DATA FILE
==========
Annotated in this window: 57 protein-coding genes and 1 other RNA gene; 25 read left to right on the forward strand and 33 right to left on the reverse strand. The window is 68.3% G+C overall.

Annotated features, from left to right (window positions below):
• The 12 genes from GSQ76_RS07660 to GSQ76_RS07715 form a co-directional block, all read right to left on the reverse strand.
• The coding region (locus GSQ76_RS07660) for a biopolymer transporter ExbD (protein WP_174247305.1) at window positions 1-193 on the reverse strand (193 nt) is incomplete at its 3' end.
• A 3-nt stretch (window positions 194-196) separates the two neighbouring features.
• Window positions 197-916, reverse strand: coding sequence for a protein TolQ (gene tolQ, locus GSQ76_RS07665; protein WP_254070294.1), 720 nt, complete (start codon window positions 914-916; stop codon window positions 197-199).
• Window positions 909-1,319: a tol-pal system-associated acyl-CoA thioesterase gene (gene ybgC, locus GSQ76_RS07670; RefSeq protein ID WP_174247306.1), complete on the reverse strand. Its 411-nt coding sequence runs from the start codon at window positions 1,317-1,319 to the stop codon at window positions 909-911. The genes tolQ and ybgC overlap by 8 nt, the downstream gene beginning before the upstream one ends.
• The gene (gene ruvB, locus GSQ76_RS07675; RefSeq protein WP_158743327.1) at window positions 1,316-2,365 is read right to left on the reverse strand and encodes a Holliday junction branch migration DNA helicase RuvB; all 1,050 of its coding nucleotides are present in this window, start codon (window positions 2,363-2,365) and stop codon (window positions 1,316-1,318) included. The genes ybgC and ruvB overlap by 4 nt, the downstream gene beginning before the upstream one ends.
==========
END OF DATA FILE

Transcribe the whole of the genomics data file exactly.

Annotated in this window: 57 protein-coding genes and 1 other RNA gene; 25 read left to right on the forward strand and 33 right to left on the reverse strand. The window is 68.3% G+C overall.

Annotated features, from left to right (window positions below):
• The 12 genes from GSQ76_RS07660 to GSQ76_RS07715 form a co-directional block, all read right to left on the reverse strand.
• The coding region (locus GSQ76_RS07660) for a biopolymer transporter ExbD (protein WP_174247305.1) at window positions 1-193 on the reverse strand (193 nt) is incomplete at its 3' end.
• A 3-nt stretch (window positions 194-196) separates the two neighbouring features.
• Window positions 197-916, reverse strand: coding sequence for a protein TolQ (gene tolQ, locus GSQ76_RS07665; protein WP_254070294.1), 720 nt, complete (start codon window positions 914-916; stop codon window positions 197-199).
• Window positions 909-1,319: a tol-pal system-associated acyl-CoA thioesterase gene (gene ybgC, locus GSQ76_RS07670; RefSeq protein ID WP_174247306.1), complete on the reverse strand. Its 411-nt coding sequence runs from the start codon at window positions 1,317-1,319 to the stop codon at window positions 909-911. The genes tolQ and ybgC overlap by 8 nt, the downstream gene beginning before the upstream one ends.
• The gene (gene ruvB, locus GSQ76_RS07675; RefSeq protein WP_158743327.1) at window positions 1,316-2,365 is read right to left on the reverse strand and encodes a Holliday junction branch migration DNA helicase RuvB; all 1,050 of its coding nucleotides are present in this window, start codon (window positions 2,363-2,365) and stop codon (window positions 1,316-1,318) included. The genes ybgC and ruvB overlap by 4 nt, the downstream gene beginning before the upstream one ends.